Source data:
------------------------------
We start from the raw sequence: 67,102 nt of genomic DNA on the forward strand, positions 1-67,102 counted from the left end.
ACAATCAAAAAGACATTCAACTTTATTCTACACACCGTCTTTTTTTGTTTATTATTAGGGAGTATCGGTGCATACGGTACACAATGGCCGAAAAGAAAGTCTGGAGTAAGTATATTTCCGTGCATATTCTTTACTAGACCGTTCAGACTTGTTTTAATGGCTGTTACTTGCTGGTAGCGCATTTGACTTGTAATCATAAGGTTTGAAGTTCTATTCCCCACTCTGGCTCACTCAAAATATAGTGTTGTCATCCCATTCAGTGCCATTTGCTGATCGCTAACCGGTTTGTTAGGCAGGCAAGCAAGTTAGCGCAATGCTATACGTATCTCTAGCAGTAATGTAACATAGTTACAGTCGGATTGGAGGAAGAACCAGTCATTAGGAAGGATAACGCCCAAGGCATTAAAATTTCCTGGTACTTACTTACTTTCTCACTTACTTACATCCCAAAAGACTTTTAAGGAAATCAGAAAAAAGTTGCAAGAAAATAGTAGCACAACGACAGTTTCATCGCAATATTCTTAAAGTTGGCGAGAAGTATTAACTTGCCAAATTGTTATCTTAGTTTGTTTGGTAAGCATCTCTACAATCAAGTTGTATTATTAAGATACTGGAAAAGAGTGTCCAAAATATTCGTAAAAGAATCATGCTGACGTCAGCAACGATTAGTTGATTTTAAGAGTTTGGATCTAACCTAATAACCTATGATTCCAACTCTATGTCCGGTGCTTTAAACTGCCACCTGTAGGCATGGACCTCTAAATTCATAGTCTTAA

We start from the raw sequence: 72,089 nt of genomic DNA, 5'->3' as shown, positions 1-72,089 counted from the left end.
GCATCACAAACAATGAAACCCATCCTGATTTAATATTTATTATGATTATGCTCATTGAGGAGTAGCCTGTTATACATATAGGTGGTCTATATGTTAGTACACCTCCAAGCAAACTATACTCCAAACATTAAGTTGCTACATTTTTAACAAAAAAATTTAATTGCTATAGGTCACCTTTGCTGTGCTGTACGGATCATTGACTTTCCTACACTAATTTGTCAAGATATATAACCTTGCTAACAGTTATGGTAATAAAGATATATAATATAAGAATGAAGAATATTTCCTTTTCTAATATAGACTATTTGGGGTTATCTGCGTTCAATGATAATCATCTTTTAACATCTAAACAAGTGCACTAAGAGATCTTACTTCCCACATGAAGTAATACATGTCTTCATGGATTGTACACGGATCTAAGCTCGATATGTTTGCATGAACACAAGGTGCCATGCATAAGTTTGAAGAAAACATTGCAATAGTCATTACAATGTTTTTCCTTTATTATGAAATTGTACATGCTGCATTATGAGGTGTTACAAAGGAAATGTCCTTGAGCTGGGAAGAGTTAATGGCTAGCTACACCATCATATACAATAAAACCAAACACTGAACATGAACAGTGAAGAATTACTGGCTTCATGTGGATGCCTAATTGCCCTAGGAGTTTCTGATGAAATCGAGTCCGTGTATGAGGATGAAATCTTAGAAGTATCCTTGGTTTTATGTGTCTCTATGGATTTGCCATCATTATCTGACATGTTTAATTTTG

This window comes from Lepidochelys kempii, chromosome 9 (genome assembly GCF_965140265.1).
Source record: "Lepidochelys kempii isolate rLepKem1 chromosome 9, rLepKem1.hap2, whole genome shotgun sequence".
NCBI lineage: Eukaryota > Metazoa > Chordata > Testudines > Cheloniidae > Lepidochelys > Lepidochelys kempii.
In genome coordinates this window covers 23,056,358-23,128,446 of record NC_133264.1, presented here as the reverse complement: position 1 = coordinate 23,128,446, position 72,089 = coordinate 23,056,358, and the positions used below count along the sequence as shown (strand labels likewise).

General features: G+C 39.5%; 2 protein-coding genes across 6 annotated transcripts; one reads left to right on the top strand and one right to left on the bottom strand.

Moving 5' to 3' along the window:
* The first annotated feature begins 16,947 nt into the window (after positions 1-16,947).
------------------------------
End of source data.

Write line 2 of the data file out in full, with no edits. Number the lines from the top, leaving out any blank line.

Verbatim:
ACAATCAAAAAGACATTCAACTTTATTCTACACACCGTCTTTTTTTGTTTATTATTAGGGAGTATCGGTGCATACGGTACACAATGGCCGAAAAGAAAGTCTGGAGTAAGTATATTTCCGTGCATATTCTTTACTAGACCGTTCAGACTTGTTTTAATGGCTGTTACTTGCTGGTAGCGCATTTGACTTGTAATCATAAGGTTTGAAGTTCTATTCCCCACTCTGGCTCACTCAAAATATAGTGTTGTCATCCCATTCAGTGCCATTTGCTGATCGCTAACCGGTTTGTTAGGCAGGCAAGCAAGTTAGCGCAATGCTATACGTATCTCTAGCAGTAATGTAACATAGTTACAGTCGGATTGGAGGAAGAACCAGTCATTAGGAAGGATAACGCCCAAGGCATTAAAATTTCCTGGTACTTACTTACTTTCTCACTTACTTACATCCCAAAAGACTTTTAAGGAAATCAGAAAAAAGTTGCAAGAAAATAGTAGCACAACGACAGTTTCATCGCAATATTCTTAAAGTTGGCGAGAAGTATTAACTTGCCAAATTGTTATCTTAGTTTGTTTGGTAAGCATCTCTACAATCAAGTTGTATTATTAAGATACTGGAAAAGAGTGTCCAAAATATTCGTAAAAGAATCATGCTGACGTCAGCAACGATTAGTTGATTTTAAGAGTTTGGATCTAACCTAATAACCTATGATTCCAACTCTATGTCCGGTGCTTTAAACTGCCACCTGTAGGCATGGACCTCTAAATTCATAGTCTTAA